Set back in the late 1800s in a Victorian village, a man and woman by the names of Victor Van Dort and Victoria Everglot are betrothed because the Everglots need the money or else they'll be living on the streets and the Van Dorts want to be high in society. But when things go wrong at the wedding rehearsal, Victor goes into the woods to practice his vows. Just as soon as he gets them right, he finds himself married to Emily, the corpse bride. While Victoria waits on the other side, there's a rich newcomer that may take Victor's place. So two brides, one groom, who will Victor pick?Written by
The puppets used neither of the industry standards of replaceable heads (like those used on The Nightmare Before Christmas (1993)) or replaceable mouths (like those used by Aardman Studios in Wallace & Gromit: The Curse of the Were-Rabbit (2005)), but instead used precision crafted clockwork heads, adjusted by hidden keys. This allowed for unprecedented subtlety, but was apparently even more painstaking than the already notoriously arduous animation. One animator even reported having recurring nightmares of adjusting his own facial expression in this fashion. See more »
In the scene where Victor is in the woods saying his vows, he puts his ring on the "branch" aka the corpse bride's hand and he puts the ring on the pointer finger. But in the next shot when she says "You may kiss the bride." the ring has magically moved to her ring finger. See more »
Hear ye, hear ye, ten minutes to go 'til Van Dort's wedding rehearsal.
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During the introduction sequence, where the camera follows a butterfly around the town, it pauses and stands on the edge of the "Based on characters by" credit. See more »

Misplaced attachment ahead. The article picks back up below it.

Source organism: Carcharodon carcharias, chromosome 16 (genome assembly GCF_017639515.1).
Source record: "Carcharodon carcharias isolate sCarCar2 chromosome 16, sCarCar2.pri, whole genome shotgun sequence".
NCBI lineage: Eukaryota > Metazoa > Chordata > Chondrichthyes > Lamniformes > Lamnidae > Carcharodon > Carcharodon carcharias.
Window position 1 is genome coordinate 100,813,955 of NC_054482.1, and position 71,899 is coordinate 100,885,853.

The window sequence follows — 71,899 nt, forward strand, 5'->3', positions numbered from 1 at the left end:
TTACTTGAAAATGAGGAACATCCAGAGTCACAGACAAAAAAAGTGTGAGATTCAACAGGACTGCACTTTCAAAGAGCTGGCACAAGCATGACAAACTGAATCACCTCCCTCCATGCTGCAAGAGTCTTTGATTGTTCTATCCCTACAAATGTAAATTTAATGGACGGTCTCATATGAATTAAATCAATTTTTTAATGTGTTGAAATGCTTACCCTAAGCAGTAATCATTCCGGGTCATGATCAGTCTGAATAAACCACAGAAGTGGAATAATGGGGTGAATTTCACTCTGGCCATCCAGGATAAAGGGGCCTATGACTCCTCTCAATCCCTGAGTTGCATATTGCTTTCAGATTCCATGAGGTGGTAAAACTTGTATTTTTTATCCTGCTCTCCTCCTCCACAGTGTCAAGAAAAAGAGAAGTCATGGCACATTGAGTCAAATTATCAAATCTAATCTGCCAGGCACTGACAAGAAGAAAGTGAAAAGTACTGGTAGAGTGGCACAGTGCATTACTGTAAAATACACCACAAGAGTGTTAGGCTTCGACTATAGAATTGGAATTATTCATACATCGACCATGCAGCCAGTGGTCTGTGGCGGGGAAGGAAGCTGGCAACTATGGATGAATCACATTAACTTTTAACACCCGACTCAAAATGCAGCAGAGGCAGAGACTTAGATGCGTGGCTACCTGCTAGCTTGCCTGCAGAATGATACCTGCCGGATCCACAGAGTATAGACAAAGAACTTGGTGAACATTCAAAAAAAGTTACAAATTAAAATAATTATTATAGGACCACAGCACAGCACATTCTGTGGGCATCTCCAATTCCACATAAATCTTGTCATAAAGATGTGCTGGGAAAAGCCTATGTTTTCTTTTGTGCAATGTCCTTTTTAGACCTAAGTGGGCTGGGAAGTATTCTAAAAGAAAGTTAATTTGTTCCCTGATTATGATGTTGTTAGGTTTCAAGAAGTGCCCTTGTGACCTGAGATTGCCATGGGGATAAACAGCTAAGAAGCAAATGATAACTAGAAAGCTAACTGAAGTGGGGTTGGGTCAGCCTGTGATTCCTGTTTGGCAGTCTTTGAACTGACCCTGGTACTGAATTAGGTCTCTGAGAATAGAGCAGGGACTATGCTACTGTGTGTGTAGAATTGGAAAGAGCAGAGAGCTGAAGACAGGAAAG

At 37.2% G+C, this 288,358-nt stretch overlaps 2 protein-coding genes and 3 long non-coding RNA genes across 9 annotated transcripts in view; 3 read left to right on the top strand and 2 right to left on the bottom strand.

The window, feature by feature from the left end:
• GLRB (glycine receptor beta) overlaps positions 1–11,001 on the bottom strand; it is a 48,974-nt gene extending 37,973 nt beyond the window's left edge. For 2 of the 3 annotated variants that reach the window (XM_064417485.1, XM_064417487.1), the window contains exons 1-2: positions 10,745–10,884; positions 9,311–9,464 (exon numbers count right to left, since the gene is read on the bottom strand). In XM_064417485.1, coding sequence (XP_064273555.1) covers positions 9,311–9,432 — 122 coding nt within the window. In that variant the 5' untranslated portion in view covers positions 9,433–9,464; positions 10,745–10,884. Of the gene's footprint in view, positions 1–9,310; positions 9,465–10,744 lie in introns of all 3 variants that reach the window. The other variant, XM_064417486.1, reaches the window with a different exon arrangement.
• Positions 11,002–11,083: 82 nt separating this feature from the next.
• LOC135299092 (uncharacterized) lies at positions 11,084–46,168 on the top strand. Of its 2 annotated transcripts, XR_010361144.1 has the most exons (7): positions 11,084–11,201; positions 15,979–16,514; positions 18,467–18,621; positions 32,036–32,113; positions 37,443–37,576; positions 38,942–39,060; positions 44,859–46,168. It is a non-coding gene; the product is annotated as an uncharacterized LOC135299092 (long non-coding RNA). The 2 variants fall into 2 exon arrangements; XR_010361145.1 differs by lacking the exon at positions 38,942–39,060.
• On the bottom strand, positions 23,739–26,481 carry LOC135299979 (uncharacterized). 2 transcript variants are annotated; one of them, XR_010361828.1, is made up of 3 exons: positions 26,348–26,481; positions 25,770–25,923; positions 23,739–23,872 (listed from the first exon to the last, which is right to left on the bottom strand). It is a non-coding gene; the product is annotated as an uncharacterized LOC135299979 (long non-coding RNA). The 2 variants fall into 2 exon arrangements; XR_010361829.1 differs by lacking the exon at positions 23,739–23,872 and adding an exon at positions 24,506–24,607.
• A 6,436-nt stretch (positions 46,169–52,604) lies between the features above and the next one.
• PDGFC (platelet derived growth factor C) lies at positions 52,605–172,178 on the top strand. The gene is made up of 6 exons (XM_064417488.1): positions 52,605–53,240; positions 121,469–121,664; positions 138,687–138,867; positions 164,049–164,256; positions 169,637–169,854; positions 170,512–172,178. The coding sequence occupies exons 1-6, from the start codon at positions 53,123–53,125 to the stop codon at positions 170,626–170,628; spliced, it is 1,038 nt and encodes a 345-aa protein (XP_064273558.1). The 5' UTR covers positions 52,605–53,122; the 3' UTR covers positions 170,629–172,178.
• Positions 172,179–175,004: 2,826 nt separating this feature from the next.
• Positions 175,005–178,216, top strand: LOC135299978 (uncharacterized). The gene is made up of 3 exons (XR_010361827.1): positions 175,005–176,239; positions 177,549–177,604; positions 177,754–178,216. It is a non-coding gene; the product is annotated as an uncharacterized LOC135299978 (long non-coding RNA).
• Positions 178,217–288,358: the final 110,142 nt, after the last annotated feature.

Burton takes another playful swipe at his stop-motion heroes with this nicely-done treat.
Victor Van Dort (Johnny Depp) is a milquetoast. A bumbling, unlucky dreamer. To make things worse, his parents (multi-talented Paul Whitehouse and Tracey Ullman) are forcing him into the classic "arranged marriage", which is more like a contract with the cash-strapped but aristocratic Everglots (Albert Finney & Joanna Lumley). Things turn around, however, when he meets his intended, Victoria Everglot (Emily Watson) who is actually very attractive, inside and out.
The ceremony is as arranged as the marriage, unfortunately, and the frustrated minister (Christopher Lee) demands that Victor take time out to PRACTICE HIS VOWS. This too, is awkward, as in the midst of his rehearsal, Victor places a ring upon a corpse's poking finger (just the place to rehearse a wedding, a cemetery) thus rousing the title character (Helena Bonham Carter), who leads Victor on a voyage through life and death and an unwitting quest to figure out what he really wants.
Exquisite, yes, and enjoyable, but not without a few flaws. Most of the songs, while well written, feel out of place, and potentially powerful villain, Barkis Bittern (post-Doctor Who Richard E. Grant) doesn't seem to be allowed to do enough. But the good far outweighs the bad--moviegoers who get past the title will find a light-hearted romp that is rife with parody and spoof, from the Harryhausen brand piano to the diminutive character Bonesapart (played by the diminutive Deep Roy). A cameo by Jack Skellington would have been cool (O.K., Disney) but Danny Elfman's Bonejangles does pull off an eye-popping number. Even the unsettling, Peter-Lorre-channeling maggot residing in the Bride's skull threatens to steal the show. Good cast (with many Burton stalwarts, incidentally), with the philosophy that less is more make for a good time.
Like it or not, it is well-worth noting that this film delivers many firsts to film-making, including new-style digital camera-work on refined stop-motion. To animators and film students, this offering comes highly recommended.
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